Despite the "antiquated kit" this image was taken this morning. All part of my "messing about" to see what I could obtain in jpeg only mode. This has been converted to mono using mono mixer in GIMP simulating a red filter.
Another from my archive, this dates from September 2017 and shows a bus built in 1933 on its way to the village of Southpool near Kingsbridge during that years vintage bus rally. When new it entered service at Dartmouth just a few miles away.
This image, taken in poor light, under exposed and lacking contrast, has proved to be a nightmare to process, and it's still not right, but it'll have to do.
Great Western Hall class locomotive Rood Ashton Hall 4965, which was based at Plymouth Laira shed when new leads Castle class locomotive Earl of Mount Edgecumbe 5043 as they near the top of the 2.5 mile Hemerdon Bank about 3 miles east of Plymouth, at 1 in 42 the 4th steepest incline on the UK mainline, working the up Cornishman from Plymouth to Bristol. They had 12 or 13 carriages behind them, working on its own Earl of Mount Edgecumbe would have been limited to just 8 carriages. In 1964 Earl of Mount Edgecumbe made the run from Plymouth to Bristol non stop in 133 minutes, working an anniversary train in 2014 she did the run in 131 minutes. The fastest modern diesel trains are timed at 118 minutes with a small number of stops, and they probably have no more than 8 carriages including two power units. Both have a full head of steam with the safety valves just feathering, a tribute to both footplate crews. (sorry, lots of words!)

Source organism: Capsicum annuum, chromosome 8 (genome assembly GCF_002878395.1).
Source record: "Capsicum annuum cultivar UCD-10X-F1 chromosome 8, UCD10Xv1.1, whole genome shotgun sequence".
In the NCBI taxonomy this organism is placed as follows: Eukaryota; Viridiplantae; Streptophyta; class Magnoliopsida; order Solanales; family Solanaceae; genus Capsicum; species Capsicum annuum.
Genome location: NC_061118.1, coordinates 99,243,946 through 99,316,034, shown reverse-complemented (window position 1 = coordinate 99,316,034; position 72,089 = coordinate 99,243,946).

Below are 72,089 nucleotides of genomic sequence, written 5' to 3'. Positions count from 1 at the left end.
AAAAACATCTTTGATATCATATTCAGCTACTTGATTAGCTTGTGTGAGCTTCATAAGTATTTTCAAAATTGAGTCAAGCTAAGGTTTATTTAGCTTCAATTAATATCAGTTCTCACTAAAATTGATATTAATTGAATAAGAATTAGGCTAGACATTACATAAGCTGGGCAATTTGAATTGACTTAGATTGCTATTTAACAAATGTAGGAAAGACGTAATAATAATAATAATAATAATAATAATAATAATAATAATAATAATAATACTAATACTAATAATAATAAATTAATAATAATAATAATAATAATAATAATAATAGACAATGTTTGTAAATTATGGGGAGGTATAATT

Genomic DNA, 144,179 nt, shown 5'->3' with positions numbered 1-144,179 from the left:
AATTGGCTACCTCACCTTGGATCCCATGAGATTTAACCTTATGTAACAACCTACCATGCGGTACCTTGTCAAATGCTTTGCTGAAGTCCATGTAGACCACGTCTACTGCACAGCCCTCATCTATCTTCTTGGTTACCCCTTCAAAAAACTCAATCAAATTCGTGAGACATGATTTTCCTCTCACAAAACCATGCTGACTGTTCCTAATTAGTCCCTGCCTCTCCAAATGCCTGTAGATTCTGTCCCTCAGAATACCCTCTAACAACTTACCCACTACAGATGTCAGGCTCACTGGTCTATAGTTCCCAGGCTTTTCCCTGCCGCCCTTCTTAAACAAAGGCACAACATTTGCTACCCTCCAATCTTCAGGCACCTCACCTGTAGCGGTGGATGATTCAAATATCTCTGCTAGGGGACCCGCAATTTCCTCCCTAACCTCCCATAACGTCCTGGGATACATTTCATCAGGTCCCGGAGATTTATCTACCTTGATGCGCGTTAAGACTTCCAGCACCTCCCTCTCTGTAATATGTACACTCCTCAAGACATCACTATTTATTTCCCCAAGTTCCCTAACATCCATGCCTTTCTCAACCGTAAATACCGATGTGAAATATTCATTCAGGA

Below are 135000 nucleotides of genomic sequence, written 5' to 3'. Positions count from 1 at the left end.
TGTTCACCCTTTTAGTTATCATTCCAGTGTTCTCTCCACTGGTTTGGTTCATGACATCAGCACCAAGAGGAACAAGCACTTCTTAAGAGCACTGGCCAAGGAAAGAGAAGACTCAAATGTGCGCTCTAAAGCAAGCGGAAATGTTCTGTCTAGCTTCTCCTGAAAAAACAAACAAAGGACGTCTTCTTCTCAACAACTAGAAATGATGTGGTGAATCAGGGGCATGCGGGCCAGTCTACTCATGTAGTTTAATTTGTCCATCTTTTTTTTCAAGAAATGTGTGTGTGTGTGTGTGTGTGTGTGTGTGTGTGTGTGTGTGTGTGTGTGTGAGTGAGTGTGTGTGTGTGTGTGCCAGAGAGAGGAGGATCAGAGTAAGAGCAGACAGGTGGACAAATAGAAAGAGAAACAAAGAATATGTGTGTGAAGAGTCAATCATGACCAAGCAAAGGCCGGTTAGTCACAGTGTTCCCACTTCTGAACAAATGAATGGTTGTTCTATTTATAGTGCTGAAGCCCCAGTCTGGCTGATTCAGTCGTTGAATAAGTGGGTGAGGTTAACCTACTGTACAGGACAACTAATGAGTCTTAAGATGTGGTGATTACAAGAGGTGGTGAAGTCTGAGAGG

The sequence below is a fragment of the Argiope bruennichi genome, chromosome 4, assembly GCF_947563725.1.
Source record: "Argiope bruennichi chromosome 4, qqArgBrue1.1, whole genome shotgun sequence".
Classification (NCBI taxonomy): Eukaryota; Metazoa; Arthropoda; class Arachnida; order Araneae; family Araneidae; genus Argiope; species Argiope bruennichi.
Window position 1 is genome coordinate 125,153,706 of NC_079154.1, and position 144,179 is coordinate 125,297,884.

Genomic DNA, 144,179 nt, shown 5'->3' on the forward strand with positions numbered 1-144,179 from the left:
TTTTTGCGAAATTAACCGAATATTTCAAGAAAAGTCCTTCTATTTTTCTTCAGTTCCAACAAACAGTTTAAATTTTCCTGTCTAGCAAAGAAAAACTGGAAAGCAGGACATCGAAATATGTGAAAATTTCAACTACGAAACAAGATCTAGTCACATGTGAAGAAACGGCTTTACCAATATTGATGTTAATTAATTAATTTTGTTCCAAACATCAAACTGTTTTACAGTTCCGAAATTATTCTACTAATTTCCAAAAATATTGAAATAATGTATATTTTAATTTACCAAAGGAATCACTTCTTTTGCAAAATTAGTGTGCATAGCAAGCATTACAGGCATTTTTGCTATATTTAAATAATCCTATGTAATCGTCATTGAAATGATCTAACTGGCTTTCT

Two more from the archive, mainline steam again on the challenging Hemerdon Bank, 5029 Nunney Castle leads 34046 Braunton, a rebuilt West Country pacific. Speed here will have fallen to less than 20mph. These were taken on 27th April 2014.
The gradient begins to ease although there's still several miles of climbing before the summit at Wrangaton near South Brent. Then 7 miles of downhill mostly at 1 in 51 on Tigley Bank, through Totnes and then another climb, in places at 1 in 41, to another summit at Dainton before an equally steep descent to Newton Abbot. The South Devon banks were a challenging drive in the days of steam.